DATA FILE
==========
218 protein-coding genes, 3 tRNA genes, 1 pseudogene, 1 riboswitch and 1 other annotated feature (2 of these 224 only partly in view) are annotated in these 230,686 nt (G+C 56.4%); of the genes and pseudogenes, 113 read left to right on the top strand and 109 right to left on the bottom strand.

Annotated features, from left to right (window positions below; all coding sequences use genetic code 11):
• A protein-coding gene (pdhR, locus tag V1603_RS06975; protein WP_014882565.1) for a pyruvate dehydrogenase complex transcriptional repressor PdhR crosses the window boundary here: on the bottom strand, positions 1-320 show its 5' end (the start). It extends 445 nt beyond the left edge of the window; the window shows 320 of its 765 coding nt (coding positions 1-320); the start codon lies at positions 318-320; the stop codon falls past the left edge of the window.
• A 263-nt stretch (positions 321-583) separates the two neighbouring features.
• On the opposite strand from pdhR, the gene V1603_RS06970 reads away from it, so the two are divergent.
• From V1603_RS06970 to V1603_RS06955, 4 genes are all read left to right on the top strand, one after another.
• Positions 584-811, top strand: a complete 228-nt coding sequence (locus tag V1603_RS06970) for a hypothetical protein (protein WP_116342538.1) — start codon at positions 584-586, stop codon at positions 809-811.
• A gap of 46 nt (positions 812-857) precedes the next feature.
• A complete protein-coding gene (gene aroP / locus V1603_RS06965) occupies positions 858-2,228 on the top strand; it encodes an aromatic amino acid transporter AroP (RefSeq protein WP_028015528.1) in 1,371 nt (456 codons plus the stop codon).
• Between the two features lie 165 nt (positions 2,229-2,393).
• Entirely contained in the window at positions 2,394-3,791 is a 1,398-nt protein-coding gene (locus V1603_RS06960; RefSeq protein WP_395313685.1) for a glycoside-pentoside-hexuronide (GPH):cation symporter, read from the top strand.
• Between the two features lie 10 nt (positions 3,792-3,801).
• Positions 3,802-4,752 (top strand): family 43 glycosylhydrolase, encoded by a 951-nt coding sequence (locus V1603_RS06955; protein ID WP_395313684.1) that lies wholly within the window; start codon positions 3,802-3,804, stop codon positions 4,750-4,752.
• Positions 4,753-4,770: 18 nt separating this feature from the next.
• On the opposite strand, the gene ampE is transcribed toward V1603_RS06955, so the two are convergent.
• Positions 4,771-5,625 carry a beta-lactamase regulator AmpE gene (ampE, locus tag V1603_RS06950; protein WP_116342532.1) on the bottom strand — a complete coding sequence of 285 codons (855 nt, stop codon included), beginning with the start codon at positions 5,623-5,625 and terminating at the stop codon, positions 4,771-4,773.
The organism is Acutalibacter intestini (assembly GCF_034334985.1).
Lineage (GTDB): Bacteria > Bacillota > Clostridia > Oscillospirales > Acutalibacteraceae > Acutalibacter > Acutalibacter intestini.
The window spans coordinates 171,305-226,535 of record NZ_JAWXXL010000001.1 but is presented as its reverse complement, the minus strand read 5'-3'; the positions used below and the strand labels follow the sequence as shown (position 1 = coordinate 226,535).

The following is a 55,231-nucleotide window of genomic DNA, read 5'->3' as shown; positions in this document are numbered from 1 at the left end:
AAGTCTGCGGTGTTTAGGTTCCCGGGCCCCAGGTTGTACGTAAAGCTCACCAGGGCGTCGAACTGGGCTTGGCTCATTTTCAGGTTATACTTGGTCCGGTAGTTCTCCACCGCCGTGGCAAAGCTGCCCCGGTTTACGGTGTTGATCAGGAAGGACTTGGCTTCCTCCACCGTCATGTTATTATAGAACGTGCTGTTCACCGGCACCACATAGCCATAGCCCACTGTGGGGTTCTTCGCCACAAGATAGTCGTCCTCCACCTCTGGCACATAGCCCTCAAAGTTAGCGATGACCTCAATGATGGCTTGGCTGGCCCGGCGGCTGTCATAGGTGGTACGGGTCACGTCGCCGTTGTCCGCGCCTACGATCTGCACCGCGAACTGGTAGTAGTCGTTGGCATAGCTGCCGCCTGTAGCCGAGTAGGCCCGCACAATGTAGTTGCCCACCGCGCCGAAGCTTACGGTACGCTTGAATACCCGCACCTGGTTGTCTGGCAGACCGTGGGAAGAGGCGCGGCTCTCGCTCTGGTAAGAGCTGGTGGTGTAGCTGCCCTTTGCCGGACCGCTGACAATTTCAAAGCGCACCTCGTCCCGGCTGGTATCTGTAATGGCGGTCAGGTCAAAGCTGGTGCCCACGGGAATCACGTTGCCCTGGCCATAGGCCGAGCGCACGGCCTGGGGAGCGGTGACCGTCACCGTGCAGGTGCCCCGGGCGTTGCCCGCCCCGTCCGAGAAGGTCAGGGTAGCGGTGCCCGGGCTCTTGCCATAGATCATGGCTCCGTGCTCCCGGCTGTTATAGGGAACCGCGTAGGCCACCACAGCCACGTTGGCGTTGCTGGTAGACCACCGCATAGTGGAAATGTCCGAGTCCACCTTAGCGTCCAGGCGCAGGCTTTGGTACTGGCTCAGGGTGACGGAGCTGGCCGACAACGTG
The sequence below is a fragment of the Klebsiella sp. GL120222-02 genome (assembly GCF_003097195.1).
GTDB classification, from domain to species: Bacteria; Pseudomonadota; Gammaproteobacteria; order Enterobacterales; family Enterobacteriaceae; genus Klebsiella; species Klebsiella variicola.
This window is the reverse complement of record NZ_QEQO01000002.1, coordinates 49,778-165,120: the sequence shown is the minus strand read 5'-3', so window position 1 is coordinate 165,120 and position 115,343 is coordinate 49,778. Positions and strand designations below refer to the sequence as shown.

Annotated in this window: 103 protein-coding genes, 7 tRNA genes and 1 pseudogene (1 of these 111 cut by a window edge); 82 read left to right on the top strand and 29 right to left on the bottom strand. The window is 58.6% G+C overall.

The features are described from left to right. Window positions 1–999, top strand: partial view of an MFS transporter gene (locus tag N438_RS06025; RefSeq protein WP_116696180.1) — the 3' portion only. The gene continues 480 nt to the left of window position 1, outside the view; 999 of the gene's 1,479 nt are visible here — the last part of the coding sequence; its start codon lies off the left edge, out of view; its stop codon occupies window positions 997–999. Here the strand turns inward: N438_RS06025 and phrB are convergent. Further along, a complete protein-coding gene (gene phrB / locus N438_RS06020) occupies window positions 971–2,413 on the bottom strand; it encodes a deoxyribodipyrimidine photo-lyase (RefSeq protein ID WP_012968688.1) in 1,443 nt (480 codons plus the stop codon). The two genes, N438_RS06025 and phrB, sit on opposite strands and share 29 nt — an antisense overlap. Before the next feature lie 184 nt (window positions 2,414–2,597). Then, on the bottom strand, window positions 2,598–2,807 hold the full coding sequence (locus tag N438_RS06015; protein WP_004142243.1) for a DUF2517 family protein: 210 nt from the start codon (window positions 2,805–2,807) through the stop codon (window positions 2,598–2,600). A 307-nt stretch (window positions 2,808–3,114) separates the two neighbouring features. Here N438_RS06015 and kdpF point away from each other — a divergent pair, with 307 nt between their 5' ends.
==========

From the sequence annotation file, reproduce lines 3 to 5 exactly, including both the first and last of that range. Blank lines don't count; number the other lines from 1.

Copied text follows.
• A protein-coding gene (pdhR, locus tag V1603_RS06975; protein WP_014882565.1) for a pyruvate dehydrogenase complex transcriptional repressor PdhR crosses the window boundary here: on the bottom strand, positions 1-320 show its 5' end (the start). It extends 445 nt beyond the left edge of the window; the window shows 320 of its 765 coding nt (coding positions 1-320); the start codon lies at positions 318-320; the stop codon falls past the left edge of the window.
• A 263-nt stretch (positions 321-583) separates the two neighbouring features.
• On the opposite strand from pdhR, the gene V1603_RS06970 reads away from it, so the two are divergent.